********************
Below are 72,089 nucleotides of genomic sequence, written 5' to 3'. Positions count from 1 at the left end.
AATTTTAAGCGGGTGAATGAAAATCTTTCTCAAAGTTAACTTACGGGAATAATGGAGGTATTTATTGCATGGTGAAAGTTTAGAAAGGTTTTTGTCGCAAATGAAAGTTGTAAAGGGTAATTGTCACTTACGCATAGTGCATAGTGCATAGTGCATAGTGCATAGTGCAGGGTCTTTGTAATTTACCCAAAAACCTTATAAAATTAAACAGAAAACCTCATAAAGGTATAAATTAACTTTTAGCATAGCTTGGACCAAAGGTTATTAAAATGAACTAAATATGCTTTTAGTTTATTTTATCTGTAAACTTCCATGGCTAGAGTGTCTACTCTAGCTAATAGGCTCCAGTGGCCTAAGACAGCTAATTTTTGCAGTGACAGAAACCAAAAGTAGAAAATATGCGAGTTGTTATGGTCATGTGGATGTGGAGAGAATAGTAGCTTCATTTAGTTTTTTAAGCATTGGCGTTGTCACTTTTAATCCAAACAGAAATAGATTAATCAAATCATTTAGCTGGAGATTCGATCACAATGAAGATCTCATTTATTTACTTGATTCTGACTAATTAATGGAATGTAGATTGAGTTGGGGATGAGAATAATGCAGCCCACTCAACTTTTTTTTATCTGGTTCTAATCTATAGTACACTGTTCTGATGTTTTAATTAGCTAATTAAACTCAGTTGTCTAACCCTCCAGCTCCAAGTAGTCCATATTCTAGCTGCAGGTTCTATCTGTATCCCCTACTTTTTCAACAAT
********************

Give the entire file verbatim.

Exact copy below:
Below are 72,089 nucleotides of genomic sequence, written 5' to 3'. Positions count from 1 at the left end.
AATTTTAAGCGGGTGAATGAAAATCTTTCTCAAAGTTAACTTACGGGAATAATGGAGGTATTTATTGCATGGTGAAAGTTTAGAAAGGTTTTTGTCGCAAATGAAAGTTGTAAAGGGTAATTGTCACTTACGCATAGTGCATAGTGCATAGTGCATAGTGCATAGTGCAGGGTCTTTGTAATTTACCCAAAAACCTTATAAAATTAAACAGAAAACCTCATAAAGGTATAAATTAACTTTTAGCATAGCTTGGACCAAAGGTTATTAAAATGAACTAAATATGCTTTTAGTTTATTTTATCTGTAAACTTCCATGGCTAGAGTGTCTACTCTAGCTAATAGGCTCCAGTGGCCTAAGACAGCTAATTTTTGCAGTGACAGAAACCAAAAGTAGAAAATATGCGAGTTGTTATGGTCATGTGGATGTGGAGAGAATAGTAGCTTCATTTAGTTTTTTAAGCATTGGCGTTGTCACTTTTAATCCAAACAGAAATAGATTAATCAAATCATTTAGCTGGAGATTCGATCACAATGAAGATCTCATTTATTTACTTGATTCTGACTAATTAATGGAATGTAGATTGAGTTGGGGATGAGAATAATGCAGCCCACTCAACTTTTTTTTATCTGGTTCTAATCTATAGTACACTGTTCTGATGTTTTAATTAGCTAATTAAACTCAGTTGTCTAACCCTCCAGCTCCAAGTAGTCCATATTCTAGCTGCAGGTTCTATCTGTATCCCCTACTTTTTCAACAAT